On International Women’s Day 2021, read the inspirational story of Albion Women’s coach Siobhan Hodgetts…
From Greets Green, West Bromwich, all the way to America, Siobhan Hodgetts has been on quite the journey in her football coaching career.
Sandwell born-and-bred, down-to-earth ‘Shev’ is showing for young women and girls that a career in football is an attainable goal, as one of a new generation of female coaches at the top of their game.
Now 32, Siobhan is the West Bromwich Albion Women’s Under-14s Head Coach and runs the girls’ programme at Sandwell College. Having also coached in America, her CV is testament to her dedication to the sport as a career, providing inspiration for others to follow in her footsteps.
Siobhan began her story at school: “I didn't know what I wanted to do at school really, but I’d grown up as an Albion fan and had been involved in the Positive Futures programme. One day one of the guys said to me ‘you know the Albion are looking for apprentices?’
“So, I applied, got accepted, and all of a sudden I was working for The Albion Foundation. I was 16. It was about 2006, and I did a two-year apprenticeship.
“From there I got to work in the disability team, in education, and do a bit of everything really. Importantly, I got put on my Level One and Two coaching courses, and started coaching the Women’s Under-10s, and that’s where my love of coaching started really.
“I knew where I wanted to go in football. The Foundation opportunity opened up the chance for me to go to Florida to coach in a completely different environment. It was a big step, of course, and it was a big change in my life. I’d never have imaged it five years earlier.
“Coaching is really what I wanted to do. I’d been a player with West Brom for nine years and I really enjoyed playing back then, but I was really interested in the coaching side. I was playing for the team, but coaching teams as well – I don’t know how I fitted it all in looking back!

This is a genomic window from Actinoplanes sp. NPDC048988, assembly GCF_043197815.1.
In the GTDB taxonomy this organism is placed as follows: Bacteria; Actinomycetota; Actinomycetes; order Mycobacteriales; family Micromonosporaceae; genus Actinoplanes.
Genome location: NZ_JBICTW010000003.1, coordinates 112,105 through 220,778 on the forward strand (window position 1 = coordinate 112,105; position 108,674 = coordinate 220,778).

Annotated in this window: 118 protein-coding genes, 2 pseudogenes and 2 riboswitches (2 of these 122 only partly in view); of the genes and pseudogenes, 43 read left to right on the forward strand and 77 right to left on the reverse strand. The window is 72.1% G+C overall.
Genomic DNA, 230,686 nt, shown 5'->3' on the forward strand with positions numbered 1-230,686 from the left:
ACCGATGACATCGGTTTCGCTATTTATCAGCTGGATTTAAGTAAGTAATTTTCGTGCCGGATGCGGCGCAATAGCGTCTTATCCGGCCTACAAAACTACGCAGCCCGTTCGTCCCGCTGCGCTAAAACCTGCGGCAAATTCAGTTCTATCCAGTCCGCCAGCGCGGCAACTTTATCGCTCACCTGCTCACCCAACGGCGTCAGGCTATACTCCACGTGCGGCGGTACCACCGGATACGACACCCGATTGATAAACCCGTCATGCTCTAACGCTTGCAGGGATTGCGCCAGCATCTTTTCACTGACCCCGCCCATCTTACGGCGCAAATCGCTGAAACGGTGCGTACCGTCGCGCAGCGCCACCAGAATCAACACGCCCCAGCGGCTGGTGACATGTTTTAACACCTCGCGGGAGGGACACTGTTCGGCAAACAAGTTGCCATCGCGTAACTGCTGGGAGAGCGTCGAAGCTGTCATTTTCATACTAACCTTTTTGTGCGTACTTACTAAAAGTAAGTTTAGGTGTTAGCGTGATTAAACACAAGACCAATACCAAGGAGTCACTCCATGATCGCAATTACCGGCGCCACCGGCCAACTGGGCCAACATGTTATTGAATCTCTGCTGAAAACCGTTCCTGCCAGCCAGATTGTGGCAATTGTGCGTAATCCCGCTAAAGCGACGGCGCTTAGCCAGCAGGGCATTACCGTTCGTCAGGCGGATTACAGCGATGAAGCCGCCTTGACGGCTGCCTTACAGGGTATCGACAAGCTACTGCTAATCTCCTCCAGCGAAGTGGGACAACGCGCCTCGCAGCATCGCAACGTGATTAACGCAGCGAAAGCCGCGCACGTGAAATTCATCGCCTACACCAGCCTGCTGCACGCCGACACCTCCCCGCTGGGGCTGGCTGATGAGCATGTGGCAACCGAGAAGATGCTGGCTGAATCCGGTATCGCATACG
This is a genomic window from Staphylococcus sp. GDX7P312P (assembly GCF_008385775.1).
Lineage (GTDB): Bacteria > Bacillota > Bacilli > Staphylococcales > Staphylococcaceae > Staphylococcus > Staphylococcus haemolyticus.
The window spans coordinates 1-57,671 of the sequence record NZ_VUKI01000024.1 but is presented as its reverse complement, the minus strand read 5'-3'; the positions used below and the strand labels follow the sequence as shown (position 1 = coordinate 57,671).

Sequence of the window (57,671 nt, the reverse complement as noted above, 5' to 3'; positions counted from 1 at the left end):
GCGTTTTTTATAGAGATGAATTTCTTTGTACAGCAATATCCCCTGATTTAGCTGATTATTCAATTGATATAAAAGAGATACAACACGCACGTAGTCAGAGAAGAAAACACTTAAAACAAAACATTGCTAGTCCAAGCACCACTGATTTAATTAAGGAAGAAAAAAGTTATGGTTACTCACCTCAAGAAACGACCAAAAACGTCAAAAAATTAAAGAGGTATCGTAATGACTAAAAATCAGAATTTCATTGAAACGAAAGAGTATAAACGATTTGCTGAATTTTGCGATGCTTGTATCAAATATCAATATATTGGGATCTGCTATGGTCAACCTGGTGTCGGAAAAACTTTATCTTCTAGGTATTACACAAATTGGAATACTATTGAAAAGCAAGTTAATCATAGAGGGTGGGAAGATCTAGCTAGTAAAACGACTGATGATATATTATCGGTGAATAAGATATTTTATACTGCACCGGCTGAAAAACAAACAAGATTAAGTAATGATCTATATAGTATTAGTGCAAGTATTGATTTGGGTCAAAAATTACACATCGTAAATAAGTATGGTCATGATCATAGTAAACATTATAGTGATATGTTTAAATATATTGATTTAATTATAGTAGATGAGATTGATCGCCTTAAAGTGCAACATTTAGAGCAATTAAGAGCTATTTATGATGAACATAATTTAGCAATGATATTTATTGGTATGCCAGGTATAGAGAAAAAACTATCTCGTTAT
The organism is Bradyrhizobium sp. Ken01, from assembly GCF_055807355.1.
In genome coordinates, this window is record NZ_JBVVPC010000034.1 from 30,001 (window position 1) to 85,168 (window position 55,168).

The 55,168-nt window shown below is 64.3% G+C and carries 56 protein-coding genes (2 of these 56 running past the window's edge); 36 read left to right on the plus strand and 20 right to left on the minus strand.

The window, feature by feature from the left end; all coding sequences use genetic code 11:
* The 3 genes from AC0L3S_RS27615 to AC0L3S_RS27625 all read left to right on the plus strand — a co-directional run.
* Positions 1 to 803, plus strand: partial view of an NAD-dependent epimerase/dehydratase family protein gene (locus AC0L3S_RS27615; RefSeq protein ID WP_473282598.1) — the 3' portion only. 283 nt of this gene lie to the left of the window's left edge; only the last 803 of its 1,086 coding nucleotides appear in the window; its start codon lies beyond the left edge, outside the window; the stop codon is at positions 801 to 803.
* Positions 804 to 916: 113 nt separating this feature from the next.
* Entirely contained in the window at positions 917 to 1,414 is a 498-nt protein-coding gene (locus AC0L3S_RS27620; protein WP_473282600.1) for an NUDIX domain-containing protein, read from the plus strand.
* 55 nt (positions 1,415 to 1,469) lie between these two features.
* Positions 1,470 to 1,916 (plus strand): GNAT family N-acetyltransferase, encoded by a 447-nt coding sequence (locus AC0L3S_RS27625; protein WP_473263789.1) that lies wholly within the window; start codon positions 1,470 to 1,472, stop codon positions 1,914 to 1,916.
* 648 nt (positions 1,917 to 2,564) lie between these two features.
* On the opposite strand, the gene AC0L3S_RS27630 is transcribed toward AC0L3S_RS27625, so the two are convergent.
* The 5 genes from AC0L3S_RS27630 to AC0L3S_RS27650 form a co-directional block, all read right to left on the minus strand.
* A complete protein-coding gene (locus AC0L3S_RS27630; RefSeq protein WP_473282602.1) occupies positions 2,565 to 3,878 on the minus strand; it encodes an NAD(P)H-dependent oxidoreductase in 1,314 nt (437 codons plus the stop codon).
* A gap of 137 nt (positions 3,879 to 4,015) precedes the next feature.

“It was probably around then that the women’s game was starting to grow, but it was still the old league system and mainly local grassroots teams. There was no funding, and no-one got paid. The way the game has evolved in the last ten years is great, it’s getting investment and games are on TV and being streamed.
“There was less support back then within the game, and you heard all the stories of hand-me-down men’s kit, but I’ve never found any barriers personally. Opportunities were less, but barriers, no.
“I didn’t play for a team until I was 16, mainly because there wasn’t the publicity around it. It’s great for girls today that they can see a lot of opportunities in the game.
“It’s a message we give to the players I work with – that you can always enjoy football and get to a good level, but always have a back-up plan.
“Within the sports industry there are lots of avenues you can go down. It could be that you want to be a physio, a referee, strength and conditioning coach or work in media. There are lots of role models out there and it’s not just about a playing career if you like football – there is so much more.
“My career with the Foundation and through the Premier League has allowed me to see some amazing countries in different parts of the world. I guess from where I am from, people would never have expected that.
“I’m doing my A-Licence now. I never thought I would do it, so who knows where things will go.”
You can follow West Bromwich Albion Women’s team and the Regional Talent Club on Twitter at @WBAWomen.